Lana Bastašić: Uhvati zeca (Catch the Rabbit)
Our narrator is Sara, a Bosnian woman who lives in Dublin. She lives with her boyfriend, Michael. She is a translator and he is a computer programmer. When she first met him, they had sex lasting five minutes and then, in good male fashion, he turned over and went to sleep. Not for the first time, she was preparing to phone for a taxi and go home, without leaving her phone number. While considering what to do she looked at his bookshelf and saw that he had a copy of Treasure Island. That changed her mind. She crawled into bed beside him and they are still together. We will see why Treasure Island changed her mind later in the book.
This is not the only time she makes a major decision based on what seems to us a trivial issue. At the beginning of the book,s he is out buying curtains. They have decided to invest in curtains as the new neighbour had a habit of wandering round his flat stark naked, just opposite their flat. Apparently it is not an appealing sight.
Before making the purchase, her phone rings. It is a call from Lejla. Lejla was her best friend at school. However, there has been no contact between the two of them for twelve years. Lejla wants Sara to give her lift – to take her from Mostar to Vienna. Mostar is in Bosnia, quite a long way from Dublin. Sara is naturally reluctant, not least because she feels Lejla could get someone else to give her a lift. Lejla pushed her case. You gotta come get me as soon as you can. I gotta go to Vienna and these morons took my license and nobody gets that I have to …
Sara hangs up but Lejla calls back. Lejla then tells Sara that Arnim is in Vienna. Sara immediately buys a plane ticket for Zagreb, another major decision made seemingly on a trivial basis. The two decisions, however, are very closely connected.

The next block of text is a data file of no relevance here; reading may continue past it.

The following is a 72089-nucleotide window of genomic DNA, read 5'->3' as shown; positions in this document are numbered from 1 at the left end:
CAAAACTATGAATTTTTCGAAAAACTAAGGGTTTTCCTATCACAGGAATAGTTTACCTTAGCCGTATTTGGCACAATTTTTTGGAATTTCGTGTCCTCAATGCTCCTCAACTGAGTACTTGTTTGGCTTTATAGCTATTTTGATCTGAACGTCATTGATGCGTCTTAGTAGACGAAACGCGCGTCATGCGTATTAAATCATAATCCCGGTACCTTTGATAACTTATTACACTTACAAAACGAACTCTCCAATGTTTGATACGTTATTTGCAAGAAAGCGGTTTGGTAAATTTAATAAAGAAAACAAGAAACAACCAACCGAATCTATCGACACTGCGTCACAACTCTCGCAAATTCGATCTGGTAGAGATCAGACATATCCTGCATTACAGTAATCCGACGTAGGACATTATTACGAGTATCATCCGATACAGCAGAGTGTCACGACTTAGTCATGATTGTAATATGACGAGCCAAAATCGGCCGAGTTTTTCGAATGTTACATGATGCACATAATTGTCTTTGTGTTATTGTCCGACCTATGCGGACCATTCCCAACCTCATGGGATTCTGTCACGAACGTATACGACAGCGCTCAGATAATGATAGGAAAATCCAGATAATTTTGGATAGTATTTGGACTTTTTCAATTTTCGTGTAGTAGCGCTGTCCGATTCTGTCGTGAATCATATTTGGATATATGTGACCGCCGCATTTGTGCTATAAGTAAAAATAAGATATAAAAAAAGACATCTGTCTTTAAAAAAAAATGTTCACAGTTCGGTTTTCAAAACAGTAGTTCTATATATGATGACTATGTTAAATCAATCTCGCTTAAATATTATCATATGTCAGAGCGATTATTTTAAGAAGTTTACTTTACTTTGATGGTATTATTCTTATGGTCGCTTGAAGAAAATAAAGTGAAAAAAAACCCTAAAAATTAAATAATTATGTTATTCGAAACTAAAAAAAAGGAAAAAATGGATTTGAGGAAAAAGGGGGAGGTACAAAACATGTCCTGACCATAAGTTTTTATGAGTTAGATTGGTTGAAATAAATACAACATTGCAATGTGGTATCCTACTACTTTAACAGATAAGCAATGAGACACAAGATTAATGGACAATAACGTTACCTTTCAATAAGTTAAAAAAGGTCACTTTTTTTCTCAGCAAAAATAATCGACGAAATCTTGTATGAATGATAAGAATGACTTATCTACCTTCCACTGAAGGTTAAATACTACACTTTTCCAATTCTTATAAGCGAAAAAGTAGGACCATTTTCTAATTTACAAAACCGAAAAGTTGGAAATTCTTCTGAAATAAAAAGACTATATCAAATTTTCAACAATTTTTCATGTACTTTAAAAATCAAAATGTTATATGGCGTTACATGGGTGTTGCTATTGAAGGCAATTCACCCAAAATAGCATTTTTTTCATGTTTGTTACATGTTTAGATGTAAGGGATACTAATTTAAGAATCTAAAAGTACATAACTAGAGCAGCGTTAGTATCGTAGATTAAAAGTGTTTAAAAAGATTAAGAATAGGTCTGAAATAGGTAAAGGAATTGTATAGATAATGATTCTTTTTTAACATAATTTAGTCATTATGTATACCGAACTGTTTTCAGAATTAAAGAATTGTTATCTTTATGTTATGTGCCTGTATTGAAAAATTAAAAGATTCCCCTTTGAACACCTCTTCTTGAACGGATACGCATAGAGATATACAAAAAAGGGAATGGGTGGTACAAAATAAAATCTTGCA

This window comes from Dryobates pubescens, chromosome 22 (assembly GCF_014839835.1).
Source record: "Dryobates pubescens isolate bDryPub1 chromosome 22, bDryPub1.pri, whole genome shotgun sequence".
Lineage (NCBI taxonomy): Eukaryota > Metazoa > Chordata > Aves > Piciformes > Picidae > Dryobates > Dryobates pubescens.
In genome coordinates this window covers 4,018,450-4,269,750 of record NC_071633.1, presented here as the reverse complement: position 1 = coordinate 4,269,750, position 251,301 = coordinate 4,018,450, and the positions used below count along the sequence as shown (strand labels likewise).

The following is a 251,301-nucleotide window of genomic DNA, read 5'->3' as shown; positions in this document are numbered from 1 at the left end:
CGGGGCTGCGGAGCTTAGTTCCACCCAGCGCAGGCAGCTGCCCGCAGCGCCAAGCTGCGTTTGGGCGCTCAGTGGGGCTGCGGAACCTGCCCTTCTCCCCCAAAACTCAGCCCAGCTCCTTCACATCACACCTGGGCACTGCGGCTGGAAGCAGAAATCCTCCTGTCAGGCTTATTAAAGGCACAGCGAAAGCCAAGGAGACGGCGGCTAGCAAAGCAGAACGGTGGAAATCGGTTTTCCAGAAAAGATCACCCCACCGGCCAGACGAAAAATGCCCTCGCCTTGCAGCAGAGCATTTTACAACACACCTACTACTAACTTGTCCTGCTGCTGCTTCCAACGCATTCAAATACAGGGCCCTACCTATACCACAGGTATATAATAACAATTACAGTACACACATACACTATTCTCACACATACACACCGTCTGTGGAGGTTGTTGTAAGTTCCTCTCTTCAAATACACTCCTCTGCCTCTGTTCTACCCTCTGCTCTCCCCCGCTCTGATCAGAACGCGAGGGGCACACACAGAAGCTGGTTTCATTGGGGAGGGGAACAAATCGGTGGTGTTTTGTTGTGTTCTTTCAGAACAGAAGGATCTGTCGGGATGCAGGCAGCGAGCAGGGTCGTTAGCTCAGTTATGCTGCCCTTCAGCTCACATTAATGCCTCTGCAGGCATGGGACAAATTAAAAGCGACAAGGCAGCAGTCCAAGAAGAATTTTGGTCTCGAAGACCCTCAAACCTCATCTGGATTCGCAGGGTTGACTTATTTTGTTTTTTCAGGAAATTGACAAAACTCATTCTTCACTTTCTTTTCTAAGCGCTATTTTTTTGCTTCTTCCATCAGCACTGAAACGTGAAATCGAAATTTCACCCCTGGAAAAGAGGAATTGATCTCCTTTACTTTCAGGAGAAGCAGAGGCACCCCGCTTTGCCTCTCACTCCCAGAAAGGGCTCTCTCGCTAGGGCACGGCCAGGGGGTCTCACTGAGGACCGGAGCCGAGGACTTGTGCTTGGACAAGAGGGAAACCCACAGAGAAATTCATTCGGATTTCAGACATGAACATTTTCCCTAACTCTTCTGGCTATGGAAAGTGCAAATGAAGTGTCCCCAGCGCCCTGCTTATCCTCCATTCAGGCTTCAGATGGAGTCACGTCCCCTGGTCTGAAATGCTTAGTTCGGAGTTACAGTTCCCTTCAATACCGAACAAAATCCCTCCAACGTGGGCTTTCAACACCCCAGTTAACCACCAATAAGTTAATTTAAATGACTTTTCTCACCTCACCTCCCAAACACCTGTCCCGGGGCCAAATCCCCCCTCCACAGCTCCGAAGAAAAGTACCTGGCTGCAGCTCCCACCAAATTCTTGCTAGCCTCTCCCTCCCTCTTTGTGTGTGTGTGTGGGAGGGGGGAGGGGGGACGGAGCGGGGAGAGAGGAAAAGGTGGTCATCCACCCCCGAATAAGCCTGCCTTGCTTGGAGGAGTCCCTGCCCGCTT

The book is about Sara – she is the I-narrator – but it is also about Lejla and, to a lesser extent, about Arnim, Lejla’s brother.
Sara and Lejla met at school when they were seven. They became friends. However, Lejla was not, as we have seen, an easy person to be friends with. She is self-willed and, indeed, selfish. For example, they had been friends at school and agreed to go to university together. Once they are at university, Lejla essentially broke off with Sara for no apparent reaosn. She suddenly contacted her out of the blue at graduation time – three years later – because her pet rabbit had died. Again there is some significance to the rabbit in their story.
While at university Sara, like the author, had become a published poet. She had a reading. Lejla came with her boyfriend, looked at but did not buy the book and walked out with the boyfriend without speaking to Sara. There was, when they were younger, a certain amount of rivalry between the two. Though eight months younger, Lejla menstruated well before Sara. Though Lejla did not make a big thing out of it, Sara felt Lejla had won. Sara gets a boyfriend first but feels she is trumped when Lejla tells her about her erotic dream about the maths teacher, who kissed her down there. In short, Sara always feels inferior to and, indeed, often scared of Lejla.